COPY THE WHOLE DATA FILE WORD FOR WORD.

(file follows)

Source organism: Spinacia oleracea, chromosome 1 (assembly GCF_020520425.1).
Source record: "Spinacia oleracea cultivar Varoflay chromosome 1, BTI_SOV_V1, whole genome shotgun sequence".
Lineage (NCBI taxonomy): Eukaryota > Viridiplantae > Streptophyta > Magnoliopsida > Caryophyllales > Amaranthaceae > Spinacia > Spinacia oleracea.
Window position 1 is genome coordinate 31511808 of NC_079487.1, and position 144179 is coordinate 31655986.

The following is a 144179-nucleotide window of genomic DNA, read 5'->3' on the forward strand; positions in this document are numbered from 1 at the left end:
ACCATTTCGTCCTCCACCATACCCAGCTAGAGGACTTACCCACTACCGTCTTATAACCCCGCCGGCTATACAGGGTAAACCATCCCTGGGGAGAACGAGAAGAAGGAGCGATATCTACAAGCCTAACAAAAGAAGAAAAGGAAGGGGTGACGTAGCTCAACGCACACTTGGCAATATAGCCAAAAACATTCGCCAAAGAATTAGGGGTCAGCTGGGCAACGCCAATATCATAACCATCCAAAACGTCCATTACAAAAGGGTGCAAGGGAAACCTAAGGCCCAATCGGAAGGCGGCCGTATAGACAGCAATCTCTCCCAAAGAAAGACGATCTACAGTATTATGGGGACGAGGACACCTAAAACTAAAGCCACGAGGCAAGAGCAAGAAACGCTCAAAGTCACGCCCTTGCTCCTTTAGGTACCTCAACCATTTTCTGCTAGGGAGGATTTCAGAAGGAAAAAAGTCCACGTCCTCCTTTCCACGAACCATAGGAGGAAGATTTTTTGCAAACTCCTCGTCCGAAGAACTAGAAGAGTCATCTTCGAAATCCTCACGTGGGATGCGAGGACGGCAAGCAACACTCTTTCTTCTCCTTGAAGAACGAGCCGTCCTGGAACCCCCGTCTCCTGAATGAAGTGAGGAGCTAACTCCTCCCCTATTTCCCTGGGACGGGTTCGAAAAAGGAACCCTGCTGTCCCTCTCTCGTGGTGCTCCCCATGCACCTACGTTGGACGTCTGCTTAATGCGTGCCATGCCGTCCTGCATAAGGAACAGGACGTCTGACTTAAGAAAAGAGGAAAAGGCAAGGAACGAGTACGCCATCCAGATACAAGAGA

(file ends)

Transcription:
Source organism: Spinacia oleracea, chromosome 1 (assembly GCF_020520425.1).
Source record: "Spinacia oleracea cultivar Varoflay chromosome 1, BTI_SOV_V1, whole genome shotgun sequence".
Lineage (NCBI taxonomy): Eukaryota > Viridiplantae > Streptophyta > Magnoliopsida > Caryophyllales > Amaranthaceae > Spinacia > Spinacia oleracea.
Window position 1 is genome coordinate 31511808 of NC_079487.1, and position 144179 is coordinate 31655986.

The following is a 144179-nucleotide window of genomic DNA, read 5'->3' on the forward strand; positions in this document are numbered from 1 at the left end:
ACCATTTCGTCCTCCACCATACCCAGCTAGAGGACTTACCCACTACCGTCTTATAACCCCGCCGGCTATACAGGGTAAACCATCCCTGGGGAGAACGAGAAGAAGGAGCGATATCTACAAGCCTAACAAAAGAAGAAAAGGAAGGGGTGACGTAGCTCAACGCACACTTGGCAATATAGCCAAAAACATTCGCCAAAGAATTAGGGGTCAGCTGGGCAACGCCAATATCATAACCATCCAAAACGTCCATTACAAAAGGGTGCAAGGGAAACCTAAGGCCCAATCGGAAGGCGGCCGTATAGACAGCAATCTCTCCCAAAGAAAGACGATCTACAGTATTATGGGGACGAGGACACCTAAAACTAAAGCCACGAGGCAAGAGCAAGAAACGCTCAAAGTCACGCCCTTGCTCCTTTAGGTACCTCAACCATTTTCTGCTAGGGAGGATTTCAGAAGGAAAAAAGTCCACGTCCTCCTTTCCACGAACCATAGGAGGAAGATTTTTTGCAAACTCCTCGTCCGAAGAACTAGAAGAGTCATCTTCGAAATCCTCACGTGGGATGCGAGGACGGCAAGCAACACTCTTTCTTCTCCTTGAAGAACGAGCCGTCCTGGAACCCCCGTCTCCTGAATGAAGTGAGGAGCTAACTCCTCCCCTATTTCCCTGGGACGGGTTCGAAAAAGGAACCCTGCTGTCCCTCTCTCGTGGTGCTCCCCATGCACCTACGTTGGACGTCTGCTTAATGCGTGCCATGCCGTCCTGCATAAGGAACAGGACGTCTGACTTAAGAAAAGAGGAAAAGGCAAGGAACGAGTACGCCATCCAGATACAAGAGA